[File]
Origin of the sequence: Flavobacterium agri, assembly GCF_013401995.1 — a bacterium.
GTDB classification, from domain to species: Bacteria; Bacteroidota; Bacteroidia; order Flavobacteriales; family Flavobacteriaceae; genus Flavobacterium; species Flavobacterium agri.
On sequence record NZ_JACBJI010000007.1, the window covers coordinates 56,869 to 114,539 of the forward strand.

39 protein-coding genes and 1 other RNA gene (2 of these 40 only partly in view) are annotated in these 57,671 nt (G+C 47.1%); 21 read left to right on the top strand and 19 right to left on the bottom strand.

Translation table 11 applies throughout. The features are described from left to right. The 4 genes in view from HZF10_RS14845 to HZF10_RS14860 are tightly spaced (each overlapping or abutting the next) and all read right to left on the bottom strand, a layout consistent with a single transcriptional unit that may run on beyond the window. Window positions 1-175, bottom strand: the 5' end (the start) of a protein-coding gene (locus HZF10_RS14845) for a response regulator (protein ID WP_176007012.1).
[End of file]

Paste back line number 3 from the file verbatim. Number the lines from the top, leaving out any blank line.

On sequence record NZ_JACBJI010000007.1, the window covers coordinates 56,869 to 114,539 of the forward strand.